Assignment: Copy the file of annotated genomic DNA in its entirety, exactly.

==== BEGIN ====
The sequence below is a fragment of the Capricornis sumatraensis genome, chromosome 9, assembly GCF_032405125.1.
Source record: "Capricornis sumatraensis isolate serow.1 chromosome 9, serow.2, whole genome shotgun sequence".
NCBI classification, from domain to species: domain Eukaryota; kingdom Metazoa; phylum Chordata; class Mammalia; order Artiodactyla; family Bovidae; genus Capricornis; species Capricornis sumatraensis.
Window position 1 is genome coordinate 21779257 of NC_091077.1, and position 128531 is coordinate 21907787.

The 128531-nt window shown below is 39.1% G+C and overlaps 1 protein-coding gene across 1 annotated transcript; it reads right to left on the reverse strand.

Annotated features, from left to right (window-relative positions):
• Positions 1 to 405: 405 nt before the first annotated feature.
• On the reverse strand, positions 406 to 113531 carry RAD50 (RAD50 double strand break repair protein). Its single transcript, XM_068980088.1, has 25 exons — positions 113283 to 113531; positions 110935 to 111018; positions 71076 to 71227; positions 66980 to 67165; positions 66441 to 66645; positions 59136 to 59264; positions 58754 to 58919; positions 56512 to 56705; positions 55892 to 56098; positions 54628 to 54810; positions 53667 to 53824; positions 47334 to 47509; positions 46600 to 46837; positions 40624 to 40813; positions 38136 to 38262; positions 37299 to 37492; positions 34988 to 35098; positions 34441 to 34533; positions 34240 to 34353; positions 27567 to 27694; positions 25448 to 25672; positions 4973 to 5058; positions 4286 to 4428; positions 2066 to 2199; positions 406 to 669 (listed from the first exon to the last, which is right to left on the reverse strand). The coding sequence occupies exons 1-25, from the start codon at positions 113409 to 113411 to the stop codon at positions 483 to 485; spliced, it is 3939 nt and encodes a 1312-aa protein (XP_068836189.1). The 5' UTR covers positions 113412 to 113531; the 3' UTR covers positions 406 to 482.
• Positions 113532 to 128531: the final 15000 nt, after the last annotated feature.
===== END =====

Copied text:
The sequence below is a fragment of the Capricornis sumatraensis genome, chromosome 9, assembly GCF_032405125.1.
Source record: "Capricornis sumatraensis isolate serow.1 chromosome 9, serow.2, whole genome shotgun sequence".
NCBI classification, from domain to species: domain Eukaryota; kingdom Metazoa; phylum Chordata; class Mammalia; order Artiodactyla; family Bovidae; genus Capricornis; species Capricornis sumatraensis.
Window position 1 is genome coordinate 21779257 of NC_091077.1, and position 128531 is coordinate 21907787.

The 128531-nt window shown below is 39.1% G+C and overlaps 1 protein-coding gene across 1 annotated transcript; it reads right to left on the reverse strand.

Annotated features, from left to right (window-relative positions):
• Positions 1 to 405: 405 nt before the first annotated feature.
• On the reverse strand, positions 406 to 113531 carry RAD50 (RAD50 double strand break repair protein). Its single transcript, XM_068980088.1, has 25 exons — positions 113283 to 113531; positions 110935 to 111018; positions 71076 to 71227; positions 66980 to 67165; positions 66441 to 66645; positions 59136 to 59264; positions 58754 to 58919; positions 56512 to 56705; positions 55892 to 56098; positions 54628 to 54810; positions 53667 to 53824; positions 47334 to 47509; positions 46600 to 46837; positions 40624 to 40813; positions 38136 to 38262; positions 37299 to 37492; positions 34988 to 35098; positions 34441 to 34533; positions 34240 to 34353; positions 27567 to 27694; positions 25448 to 25672; positions 4973 to 5058; positions 4286 to 4428; positions 2066 to 2199; positions 406 to 669 (listed from the first exon to the last, which is right to left on the reverse strand). The coding sequence occupies exons 1-25, from the start codon at positions 113409 to 113411 to the stop codon at positions 483 to 485; spliced, it is 3939 nt and encodes a 1312-aa protein (XP_068836189.1). The 5' UTR covers positions 113412 to 113531; the 3' UTR covers positions 406 to 482.
• Positions 113532 to 128531: the final 15000 nt, after the last annotated feature.